2 Super Fun DIY Coffee-Based Skincare Recipes

Alright, let's be honest with ourselves: Thanks to the vast, infinite resource of the Internet, there is absolutely no mystery left in DIY beauty experiments. In fact, when you read this, you'll probably sigh exhaustedly at the notion of yet another Internet beauty writer claiming that she has a new, secret recipe for miraculous DIY coffee scrubs. Don't fight your eye rolls: After spending years reading about beauty on the Internet, even I know that this reaction is totally natural.

However, I would urge you to fight your instinct to ignore yet another DIY beauty article and consider the following two things. First of all, many DIY beauty experiments claim to do things that they don't actually do, and you need someone to take the bait and find out what's the truth, and what's a lie. I will proudly serve as your own personal beauty lab rat, and my only interests lie in exposing the truth. Secondly, DIY beauty experiments can be tremendously wasteful and messy, and it's always nice to have someone to shoulder that burden so you don't have to.

Now, let's get down to the nitty-and-literally-gritty truth of it all, because today, I tried out two DIY recipes for coffee ground-based beauty products, and it's time to share the results of these experiments with you.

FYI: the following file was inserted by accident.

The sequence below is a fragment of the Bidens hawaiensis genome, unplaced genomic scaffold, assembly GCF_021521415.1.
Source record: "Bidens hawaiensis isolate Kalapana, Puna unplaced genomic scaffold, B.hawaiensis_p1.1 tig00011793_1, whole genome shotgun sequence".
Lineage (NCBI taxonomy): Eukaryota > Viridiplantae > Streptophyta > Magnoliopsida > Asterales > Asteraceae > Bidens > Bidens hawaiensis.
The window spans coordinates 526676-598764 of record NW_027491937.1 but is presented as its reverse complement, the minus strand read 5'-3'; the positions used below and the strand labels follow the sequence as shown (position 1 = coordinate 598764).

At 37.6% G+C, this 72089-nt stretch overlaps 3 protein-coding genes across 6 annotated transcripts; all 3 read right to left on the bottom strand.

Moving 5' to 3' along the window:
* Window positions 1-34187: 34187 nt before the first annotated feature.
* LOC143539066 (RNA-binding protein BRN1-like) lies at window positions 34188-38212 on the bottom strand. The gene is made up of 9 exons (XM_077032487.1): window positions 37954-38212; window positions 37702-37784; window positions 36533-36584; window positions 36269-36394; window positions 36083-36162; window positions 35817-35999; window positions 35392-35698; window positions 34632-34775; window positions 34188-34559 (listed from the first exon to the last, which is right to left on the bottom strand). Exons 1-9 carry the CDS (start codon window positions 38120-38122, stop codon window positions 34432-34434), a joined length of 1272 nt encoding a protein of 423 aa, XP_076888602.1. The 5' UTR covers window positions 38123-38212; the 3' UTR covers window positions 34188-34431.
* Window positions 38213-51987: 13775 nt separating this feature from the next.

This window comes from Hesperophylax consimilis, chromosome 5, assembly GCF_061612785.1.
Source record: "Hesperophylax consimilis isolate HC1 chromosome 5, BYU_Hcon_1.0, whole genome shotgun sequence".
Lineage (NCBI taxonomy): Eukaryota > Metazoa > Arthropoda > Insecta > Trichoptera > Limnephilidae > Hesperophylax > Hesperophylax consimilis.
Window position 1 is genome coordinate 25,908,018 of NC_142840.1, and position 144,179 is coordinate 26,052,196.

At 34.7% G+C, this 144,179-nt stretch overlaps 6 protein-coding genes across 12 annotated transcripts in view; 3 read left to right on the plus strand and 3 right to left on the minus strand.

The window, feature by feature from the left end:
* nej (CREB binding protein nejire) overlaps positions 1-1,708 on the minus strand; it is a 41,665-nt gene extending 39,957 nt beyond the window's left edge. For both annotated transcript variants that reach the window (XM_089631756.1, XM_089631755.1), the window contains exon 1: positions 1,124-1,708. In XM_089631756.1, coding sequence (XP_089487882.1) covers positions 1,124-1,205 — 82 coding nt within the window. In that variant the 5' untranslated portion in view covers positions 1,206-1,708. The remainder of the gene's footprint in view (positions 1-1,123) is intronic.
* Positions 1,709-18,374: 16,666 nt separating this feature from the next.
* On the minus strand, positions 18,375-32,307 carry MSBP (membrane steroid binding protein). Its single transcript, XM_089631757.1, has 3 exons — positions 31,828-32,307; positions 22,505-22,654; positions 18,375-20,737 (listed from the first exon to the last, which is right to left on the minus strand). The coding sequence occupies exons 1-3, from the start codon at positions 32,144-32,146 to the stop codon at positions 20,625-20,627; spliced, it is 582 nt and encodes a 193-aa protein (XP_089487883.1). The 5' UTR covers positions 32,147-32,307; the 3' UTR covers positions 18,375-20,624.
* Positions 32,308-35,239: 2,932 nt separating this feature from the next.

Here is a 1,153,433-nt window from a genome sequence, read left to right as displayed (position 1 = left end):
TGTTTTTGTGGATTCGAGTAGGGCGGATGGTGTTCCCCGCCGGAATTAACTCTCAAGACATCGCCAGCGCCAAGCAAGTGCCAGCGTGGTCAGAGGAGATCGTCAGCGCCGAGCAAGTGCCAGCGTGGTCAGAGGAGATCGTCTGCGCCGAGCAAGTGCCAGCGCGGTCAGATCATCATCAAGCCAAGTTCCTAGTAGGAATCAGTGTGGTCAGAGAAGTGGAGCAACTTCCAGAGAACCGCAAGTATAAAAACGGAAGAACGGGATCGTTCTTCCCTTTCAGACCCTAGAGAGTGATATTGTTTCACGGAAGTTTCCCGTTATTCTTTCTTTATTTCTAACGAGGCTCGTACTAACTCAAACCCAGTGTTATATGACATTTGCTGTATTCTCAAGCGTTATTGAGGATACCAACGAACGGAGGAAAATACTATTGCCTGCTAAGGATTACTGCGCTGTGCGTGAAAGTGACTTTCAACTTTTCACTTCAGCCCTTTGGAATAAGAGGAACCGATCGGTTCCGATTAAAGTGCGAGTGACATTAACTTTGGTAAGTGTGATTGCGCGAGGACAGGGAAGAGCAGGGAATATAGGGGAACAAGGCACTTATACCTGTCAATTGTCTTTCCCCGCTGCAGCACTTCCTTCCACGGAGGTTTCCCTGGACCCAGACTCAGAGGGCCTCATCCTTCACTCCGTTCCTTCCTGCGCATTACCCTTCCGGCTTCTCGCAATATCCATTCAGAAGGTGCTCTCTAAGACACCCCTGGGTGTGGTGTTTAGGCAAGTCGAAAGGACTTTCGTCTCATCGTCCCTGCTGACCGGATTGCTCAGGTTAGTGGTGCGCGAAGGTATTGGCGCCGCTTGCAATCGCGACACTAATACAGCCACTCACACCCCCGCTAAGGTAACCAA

1. The Coffee, Yogurt, And Lemon Face Mask

Before I get into the specifics of how the mask works, I want to take a moment to talk about the ludicrous ingredients lists on most Internet DIY beauty recipes. This particular recipe called for Greek yogurt, lemon juice, and used coffee grounds, but in absolutely HUGE amounts.

Call me crazy, but a LITERAL CUP of Greek yogurt is enough to feed me for two breakfasts, and would only be appropriate for my face if my face was the size of a Mitt Romney meme. You absolutely do no need to adhere to the amounts specified in most blogs, and in fact, I'd recommend you didn't. Here's the quantities I used instead:

1/4 cup coffee grounds1 TBSP Greek yogurt 1/4 tsp lemon juice

I was most sparing with the lemon juice, because I don't think it's a good idea to smother my face in citric acid. For me, the presence of the lemon was all about a pop of freshness in the scent, and 1/4 tsp was totally enough to make it work. Here's what the mask looked like when I mixed it all together.

Now, at this point, it is imperative that I remind you that this is not, in fact, melted cookies and cream ice cream. Sure, as you're mixing it together, you might start to convince yourself that it is the melted ice cream you know and love, and you might even be tempted to see if it tastes a little bit like it. Giving in to that temptation will only lead to disappointment. Don't ask me how I know that, because I just do, OK?

The yogurt contains lactose enzymes, which are said to dissolve dirt and moisturize. The star of the show — coffee grounds — contains loads of antioxidants and is also the right texture to work as a natural exfoliant. As I mentioned before, I just used the lemon for a little zest, but many people believe that the citric acid ultimately brightens your skin.

Here's my face before the mask, during use, and afterwards.